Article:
Washington — The U.S. should update its "decades-old" air pollution rules for plastics facilities to make them much tougher, as a counter to rising emissions from the industry's shale gas-driven growth, a coalition of more than 300 groups urged in a Dec. 3 petition.
The environmental and community groups told the Environmental Protection Agency that new rules are needed to cope with growing air emissions from what is estimated to be a 35 percent increase in North American plastics production by 2025, with much of that coming in Texas, Louisiana and in Appalachia.
It's part of an ongoing plastics focus for the groups. Many of the same organizations, including the Center for Biological Diversity, the Sierra Club and Greenpeace, asked EPA in July for tougher water pollution rules for plastics facilities.
"Plastic plants are poisoning our air and fueling the climate crisis, and the EPA needs to crack down on their pollution," said Lauren Packard, a Center for Biological Diversity attorney and author of the petition. "Our oversupply of fracked gas is driving a boom in plastic production."
A spokesperson for the plastics division of the American Chemistry Council said Dec. 5 the group would comment in coming days.
In response to the earlier water pollution petition, ACC said existing regulations already set strict limits and it said its members follow the industry-run Responsible Care Initiative, which requires continuous improvement in environmental management.
Water and air emissions from plastics resin plants have been getting more attention in Washington, with a Congressional hearing in November around fenceline community issues and a few lawmakers proposing legislation requiring the EPA to update rules basically in line with the NGO petitions.
Courts have been a battleground as well. Formosa Plastics Corp. USA agreed in October to pay $50 million to settle a federal Clean Water Act lawsuit over plastic pellet pollution from a Texas factory.
In this latest petition around air emissions, the environmental groups gave EPA a specific list of regulatory actions, including designating polyethylene and polypropylene and their monomers as specific source categories under the Clean Air Act, requiring strict standards for emissions of nitrogen oxide and other pollutants.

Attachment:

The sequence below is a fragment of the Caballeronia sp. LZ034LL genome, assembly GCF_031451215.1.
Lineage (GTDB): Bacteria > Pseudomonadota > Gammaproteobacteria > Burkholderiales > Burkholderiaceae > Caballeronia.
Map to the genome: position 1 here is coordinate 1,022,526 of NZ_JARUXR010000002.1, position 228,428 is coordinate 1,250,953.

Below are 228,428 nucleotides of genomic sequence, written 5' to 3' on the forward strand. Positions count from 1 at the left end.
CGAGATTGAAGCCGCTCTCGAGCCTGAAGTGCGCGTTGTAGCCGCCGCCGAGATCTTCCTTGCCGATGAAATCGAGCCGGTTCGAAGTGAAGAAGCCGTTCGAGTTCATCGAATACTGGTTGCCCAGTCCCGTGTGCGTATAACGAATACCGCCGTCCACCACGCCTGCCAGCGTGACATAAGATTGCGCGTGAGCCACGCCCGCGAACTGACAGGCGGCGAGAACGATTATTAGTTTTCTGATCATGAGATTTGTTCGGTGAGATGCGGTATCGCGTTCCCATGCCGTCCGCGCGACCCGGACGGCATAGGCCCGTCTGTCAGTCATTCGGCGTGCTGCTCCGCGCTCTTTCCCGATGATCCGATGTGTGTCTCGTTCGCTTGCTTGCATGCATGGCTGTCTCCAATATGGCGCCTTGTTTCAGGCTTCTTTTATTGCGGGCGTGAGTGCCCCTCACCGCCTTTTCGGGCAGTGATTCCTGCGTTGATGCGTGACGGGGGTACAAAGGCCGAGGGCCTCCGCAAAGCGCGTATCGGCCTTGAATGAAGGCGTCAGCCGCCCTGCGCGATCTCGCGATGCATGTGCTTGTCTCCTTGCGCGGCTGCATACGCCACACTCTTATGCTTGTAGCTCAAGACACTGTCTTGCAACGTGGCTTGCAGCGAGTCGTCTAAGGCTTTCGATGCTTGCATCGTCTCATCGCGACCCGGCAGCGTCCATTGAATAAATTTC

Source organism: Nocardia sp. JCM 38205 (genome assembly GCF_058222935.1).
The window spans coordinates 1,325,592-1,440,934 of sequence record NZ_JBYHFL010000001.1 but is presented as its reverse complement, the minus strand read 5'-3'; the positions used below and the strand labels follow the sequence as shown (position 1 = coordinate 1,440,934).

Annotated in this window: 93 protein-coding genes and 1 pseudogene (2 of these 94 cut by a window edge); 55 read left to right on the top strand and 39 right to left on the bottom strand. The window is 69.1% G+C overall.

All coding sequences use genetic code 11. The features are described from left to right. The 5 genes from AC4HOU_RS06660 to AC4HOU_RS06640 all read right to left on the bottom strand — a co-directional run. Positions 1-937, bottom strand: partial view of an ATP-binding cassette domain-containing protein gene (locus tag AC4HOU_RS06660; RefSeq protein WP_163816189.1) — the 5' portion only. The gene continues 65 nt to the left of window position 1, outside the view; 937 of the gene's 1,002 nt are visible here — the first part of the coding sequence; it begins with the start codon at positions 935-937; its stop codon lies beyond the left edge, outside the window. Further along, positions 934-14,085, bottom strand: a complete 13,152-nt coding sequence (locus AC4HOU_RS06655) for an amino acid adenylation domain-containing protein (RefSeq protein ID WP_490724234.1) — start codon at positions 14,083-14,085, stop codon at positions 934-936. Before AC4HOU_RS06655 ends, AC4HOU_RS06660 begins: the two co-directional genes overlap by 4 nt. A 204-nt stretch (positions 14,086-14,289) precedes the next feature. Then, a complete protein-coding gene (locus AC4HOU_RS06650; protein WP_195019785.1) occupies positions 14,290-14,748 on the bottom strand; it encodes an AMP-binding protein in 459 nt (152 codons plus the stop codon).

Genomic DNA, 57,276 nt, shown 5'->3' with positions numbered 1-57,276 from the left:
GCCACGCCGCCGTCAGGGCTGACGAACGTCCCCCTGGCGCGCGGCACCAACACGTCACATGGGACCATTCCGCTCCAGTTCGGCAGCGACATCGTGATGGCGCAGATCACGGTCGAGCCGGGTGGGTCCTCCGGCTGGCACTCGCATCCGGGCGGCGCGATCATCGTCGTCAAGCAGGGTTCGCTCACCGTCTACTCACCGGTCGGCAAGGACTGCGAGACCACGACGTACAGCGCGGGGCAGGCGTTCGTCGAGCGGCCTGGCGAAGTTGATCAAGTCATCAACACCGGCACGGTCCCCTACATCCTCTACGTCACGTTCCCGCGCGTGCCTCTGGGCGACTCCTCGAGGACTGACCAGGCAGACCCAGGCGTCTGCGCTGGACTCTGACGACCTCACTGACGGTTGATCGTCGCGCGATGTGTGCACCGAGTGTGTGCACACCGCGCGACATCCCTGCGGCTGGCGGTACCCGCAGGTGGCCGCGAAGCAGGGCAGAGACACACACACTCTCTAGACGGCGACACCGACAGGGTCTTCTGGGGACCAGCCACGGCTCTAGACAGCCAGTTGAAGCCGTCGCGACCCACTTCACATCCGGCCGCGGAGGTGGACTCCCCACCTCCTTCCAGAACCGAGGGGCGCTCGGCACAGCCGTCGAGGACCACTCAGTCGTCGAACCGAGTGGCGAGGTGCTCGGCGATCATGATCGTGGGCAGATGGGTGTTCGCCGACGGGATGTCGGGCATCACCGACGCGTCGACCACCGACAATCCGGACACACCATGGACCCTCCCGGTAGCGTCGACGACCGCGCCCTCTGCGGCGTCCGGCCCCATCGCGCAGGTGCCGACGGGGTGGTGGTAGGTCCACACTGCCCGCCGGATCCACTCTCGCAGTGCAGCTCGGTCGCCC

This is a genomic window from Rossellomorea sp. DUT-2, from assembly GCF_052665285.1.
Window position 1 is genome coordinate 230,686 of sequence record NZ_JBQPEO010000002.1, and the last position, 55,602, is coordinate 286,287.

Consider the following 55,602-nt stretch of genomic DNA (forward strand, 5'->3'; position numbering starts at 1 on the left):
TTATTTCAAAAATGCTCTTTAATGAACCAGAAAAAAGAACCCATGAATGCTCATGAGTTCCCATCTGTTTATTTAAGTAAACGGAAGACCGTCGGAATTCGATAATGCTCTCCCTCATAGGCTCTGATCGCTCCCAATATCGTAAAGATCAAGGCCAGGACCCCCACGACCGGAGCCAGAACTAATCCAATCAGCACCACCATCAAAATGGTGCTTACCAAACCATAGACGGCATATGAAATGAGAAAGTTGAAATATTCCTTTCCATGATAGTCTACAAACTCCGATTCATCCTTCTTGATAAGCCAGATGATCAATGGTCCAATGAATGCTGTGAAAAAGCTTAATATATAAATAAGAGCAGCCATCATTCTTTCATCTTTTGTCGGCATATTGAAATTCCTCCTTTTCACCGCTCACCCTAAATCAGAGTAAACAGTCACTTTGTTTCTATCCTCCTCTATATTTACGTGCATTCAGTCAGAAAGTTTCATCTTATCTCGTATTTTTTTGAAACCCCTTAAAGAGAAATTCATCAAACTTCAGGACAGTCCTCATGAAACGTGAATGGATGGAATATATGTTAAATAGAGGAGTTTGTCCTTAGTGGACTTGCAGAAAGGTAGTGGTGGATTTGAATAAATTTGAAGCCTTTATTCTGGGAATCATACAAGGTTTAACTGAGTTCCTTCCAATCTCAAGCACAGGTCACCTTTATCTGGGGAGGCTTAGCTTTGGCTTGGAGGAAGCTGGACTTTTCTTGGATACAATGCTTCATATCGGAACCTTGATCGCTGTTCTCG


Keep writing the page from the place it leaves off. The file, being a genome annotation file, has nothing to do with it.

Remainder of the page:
As well, they want EPA to apply so-called New Source Performance Standards to "effectively eliminate" air emissions of specific pollutants and volatile organic compounds and put in much tougher emissions controls for fenceline and impacted communities.
The petition also asks EPA to require that the plastics facilities use renewable energy to eliminate their own greenhouse gas emissions.
The groups say many of the key air emissions standards governing the industry were last updated between 1984 and 2000.
The specific NSPS rules for polymer manufacturing, for example, were last revised in 2000 but control and monitoring technology has improved significantly since then, they said.
Those older rules "allow industry to employ environmentally-damaging equipment and work processes that are technologically unnecessary," the petition said.
"Plastic producers have a duty to dramatically reduce those threats and EPA has a duty to ensure that they do," said Carroll Muffett, president of the Center for International Environmental Law, another petitioner.
The petition also outlined several steps to improve air quality in fenceline communities, such as prohibiting the flaring of flammable gases and adopting continues emissions monitoring.
"We have now survived back-to-back chemical explosions along the Gulf Coast, home of the largest petrochemical corridor," said Yvette Arellano, senior staff and policy researcher with the Texas Environmental Justice Advocacy Services, another petitioner. "We still don't know the full cost of inhaling the chemical ash and airborne toxics from these fires."